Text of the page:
Silver may stand second on the Olympic podium but it hasn’t always been second banana to gold. There have been times throughout history and cultures where silver was more valuable than gold. For instance, in Ancient Egypt, silver was hard to come by compared to gold deposits found in the Eastern Desert and Nubia. They thought that the skin of the gods was made from gold but their bones were made from silver. During medieval times, silver had not yet been discovered in many countries. This opened trade among nations and built connections between Europe, Africa, and the East. In Victorian England, a growing middle class and an increase in the newly-wealthy were hot after this highly-sought metal for adornment of themselves as well as their household items. Today, for many people in many cultures, the choice of silver is for both aesthetic and symbolic reasons. Not everyone likes the color of yellow gold and desire a luxurious alternative. The shiny flash of silver can turn heads but the wearer can also rest assured that their jewelry will last a lifetime (or several) of wear.
 
Imbued With Meaning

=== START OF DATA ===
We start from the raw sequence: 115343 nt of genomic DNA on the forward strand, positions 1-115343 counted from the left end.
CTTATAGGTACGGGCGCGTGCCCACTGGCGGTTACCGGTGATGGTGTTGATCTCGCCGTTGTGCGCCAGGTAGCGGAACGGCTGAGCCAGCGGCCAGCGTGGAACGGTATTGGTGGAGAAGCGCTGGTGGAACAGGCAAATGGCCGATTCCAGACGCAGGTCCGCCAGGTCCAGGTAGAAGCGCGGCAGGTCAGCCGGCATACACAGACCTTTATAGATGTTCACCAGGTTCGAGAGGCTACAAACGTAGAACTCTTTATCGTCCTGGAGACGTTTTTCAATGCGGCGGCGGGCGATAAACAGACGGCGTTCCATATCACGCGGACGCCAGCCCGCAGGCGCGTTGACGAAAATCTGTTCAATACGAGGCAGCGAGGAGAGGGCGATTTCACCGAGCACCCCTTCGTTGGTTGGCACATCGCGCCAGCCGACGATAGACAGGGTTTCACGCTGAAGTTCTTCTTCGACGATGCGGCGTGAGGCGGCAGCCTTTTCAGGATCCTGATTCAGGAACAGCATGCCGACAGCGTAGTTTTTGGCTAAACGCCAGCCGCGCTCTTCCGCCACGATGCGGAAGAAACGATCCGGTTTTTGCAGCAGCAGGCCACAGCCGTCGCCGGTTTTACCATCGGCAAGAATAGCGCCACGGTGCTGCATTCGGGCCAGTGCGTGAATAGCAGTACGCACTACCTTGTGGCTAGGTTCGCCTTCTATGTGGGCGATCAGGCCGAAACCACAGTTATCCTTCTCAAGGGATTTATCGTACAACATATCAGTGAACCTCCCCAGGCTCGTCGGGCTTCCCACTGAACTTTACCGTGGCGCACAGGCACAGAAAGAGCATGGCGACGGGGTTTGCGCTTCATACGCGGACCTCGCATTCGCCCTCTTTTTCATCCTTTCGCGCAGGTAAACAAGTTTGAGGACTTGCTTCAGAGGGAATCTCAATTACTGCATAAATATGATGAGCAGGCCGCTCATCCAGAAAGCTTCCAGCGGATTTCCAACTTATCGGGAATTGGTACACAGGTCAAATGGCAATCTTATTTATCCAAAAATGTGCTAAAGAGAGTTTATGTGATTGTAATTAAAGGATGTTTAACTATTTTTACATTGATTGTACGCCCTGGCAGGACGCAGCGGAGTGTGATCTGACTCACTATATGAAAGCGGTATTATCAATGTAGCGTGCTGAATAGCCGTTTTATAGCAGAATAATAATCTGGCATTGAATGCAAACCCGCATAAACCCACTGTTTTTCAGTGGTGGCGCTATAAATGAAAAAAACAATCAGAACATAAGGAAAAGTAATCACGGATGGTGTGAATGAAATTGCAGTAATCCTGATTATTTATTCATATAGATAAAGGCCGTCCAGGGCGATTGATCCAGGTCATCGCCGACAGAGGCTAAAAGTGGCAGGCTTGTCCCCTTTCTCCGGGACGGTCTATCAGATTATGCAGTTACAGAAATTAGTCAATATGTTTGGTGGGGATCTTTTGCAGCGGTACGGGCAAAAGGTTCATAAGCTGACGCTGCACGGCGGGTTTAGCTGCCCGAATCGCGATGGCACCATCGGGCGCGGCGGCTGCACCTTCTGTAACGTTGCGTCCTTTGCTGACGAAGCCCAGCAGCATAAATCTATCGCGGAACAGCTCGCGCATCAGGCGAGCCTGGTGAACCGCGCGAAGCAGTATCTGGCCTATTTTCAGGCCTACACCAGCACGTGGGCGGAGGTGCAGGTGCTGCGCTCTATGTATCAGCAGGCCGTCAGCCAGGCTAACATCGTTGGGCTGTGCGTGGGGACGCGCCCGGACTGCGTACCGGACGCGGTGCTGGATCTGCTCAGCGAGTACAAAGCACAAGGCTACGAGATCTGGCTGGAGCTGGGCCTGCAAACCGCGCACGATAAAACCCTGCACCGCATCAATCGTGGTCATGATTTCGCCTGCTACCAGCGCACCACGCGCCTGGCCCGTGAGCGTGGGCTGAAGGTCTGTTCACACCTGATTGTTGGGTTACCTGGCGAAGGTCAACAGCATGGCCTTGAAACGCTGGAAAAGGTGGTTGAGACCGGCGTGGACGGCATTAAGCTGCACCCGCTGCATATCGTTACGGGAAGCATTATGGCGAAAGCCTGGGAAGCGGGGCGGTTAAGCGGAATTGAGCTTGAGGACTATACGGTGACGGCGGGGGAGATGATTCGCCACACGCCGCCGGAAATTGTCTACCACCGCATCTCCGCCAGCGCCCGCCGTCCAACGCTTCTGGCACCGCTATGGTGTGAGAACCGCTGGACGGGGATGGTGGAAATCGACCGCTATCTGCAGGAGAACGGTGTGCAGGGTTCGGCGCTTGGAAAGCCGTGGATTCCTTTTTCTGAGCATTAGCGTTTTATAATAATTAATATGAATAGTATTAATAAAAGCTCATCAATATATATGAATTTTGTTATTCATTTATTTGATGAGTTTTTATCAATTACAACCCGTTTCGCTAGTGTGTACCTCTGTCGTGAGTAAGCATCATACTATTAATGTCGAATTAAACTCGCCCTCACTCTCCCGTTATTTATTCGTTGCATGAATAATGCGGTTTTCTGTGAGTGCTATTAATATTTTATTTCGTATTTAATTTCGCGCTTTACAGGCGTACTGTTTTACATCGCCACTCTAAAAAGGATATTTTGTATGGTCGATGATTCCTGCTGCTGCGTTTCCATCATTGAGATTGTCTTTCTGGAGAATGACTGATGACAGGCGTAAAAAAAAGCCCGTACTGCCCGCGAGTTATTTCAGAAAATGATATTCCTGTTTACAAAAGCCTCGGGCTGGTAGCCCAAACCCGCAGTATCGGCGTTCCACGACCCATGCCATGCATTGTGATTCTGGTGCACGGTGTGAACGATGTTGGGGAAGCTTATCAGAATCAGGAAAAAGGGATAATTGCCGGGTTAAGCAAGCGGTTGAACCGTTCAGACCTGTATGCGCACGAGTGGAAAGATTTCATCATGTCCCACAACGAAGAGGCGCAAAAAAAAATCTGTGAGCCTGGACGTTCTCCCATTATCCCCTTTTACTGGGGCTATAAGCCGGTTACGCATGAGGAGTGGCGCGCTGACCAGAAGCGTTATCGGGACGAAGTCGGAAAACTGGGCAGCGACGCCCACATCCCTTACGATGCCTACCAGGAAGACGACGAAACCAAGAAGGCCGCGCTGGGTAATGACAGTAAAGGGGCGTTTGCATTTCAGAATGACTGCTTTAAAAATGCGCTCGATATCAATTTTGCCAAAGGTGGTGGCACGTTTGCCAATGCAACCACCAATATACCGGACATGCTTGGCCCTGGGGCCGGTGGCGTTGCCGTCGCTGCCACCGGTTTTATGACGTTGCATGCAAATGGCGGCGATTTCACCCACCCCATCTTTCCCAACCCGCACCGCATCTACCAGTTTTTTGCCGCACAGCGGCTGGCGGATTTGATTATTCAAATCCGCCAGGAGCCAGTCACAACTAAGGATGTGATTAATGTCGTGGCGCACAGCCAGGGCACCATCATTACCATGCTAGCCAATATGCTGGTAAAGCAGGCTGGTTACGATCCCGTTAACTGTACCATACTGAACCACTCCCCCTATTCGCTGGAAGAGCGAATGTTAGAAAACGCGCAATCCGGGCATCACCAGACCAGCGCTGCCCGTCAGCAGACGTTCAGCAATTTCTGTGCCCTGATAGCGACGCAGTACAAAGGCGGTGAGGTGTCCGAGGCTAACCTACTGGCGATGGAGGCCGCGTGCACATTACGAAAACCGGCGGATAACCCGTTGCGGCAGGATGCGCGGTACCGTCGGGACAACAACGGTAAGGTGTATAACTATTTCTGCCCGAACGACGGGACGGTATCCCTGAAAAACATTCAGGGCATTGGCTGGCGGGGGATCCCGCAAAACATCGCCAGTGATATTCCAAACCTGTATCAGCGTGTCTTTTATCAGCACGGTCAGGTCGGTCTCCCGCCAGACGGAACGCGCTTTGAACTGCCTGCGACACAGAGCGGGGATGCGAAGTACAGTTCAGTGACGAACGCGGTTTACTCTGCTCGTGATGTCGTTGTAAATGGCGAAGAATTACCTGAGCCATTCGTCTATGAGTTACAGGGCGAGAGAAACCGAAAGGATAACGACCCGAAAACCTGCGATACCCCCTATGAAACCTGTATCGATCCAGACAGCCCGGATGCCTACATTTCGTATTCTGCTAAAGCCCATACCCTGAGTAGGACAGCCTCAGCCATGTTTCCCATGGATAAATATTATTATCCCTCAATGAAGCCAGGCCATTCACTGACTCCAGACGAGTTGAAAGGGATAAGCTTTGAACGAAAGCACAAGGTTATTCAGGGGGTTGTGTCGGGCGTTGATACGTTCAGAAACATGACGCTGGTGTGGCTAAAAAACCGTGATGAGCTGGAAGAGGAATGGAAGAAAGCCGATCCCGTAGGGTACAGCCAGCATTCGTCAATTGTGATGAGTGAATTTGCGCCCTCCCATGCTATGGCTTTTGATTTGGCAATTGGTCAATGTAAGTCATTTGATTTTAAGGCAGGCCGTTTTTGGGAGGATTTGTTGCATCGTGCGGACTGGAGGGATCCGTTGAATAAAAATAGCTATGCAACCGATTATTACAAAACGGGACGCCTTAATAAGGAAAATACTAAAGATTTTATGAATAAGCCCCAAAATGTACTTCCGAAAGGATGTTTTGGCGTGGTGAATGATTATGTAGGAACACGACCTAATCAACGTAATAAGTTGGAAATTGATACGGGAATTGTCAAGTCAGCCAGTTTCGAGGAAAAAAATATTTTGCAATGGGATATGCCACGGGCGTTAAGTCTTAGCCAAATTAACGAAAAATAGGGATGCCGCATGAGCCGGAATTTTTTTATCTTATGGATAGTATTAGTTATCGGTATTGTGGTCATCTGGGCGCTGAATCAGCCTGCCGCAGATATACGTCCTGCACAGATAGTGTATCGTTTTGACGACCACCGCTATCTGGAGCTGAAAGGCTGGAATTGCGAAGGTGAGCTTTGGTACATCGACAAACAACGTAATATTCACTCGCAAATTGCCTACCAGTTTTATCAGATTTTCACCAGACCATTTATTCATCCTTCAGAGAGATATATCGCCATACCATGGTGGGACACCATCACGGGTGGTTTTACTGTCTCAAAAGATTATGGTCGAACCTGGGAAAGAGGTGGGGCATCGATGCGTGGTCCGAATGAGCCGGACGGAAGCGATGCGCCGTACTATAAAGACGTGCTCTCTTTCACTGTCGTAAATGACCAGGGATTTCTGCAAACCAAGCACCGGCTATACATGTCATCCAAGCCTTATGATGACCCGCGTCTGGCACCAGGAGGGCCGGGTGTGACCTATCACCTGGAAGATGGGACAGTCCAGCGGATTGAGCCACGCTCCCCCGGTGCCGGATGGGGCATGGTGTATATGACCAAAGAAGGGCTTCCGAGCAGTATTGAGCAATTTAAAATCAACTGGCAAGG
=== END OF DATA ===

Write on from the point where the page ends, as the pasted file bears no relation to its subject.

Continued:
Silver seems universal and has long been associated with the divine. It can be found entwined in the beliefs and practices of a range of civilizations and religions, from the Ancient Egyptians to the Greek and Roman Empires, from Buddhism and Hinduism to Christianity. Silver has been connected with the moon and associated with intuition, self-reflection, healing, and protection. It is also felt that to give the gift of silver is a symbol of love and trust.
 
We hope you discovered something new and surprising about silver. If you have any questions that weren’t addressed here, please feel free to reach out. Now that you know more about the attributes and symbolism of silver, we hope you’ll find something that speaks to you among our collections.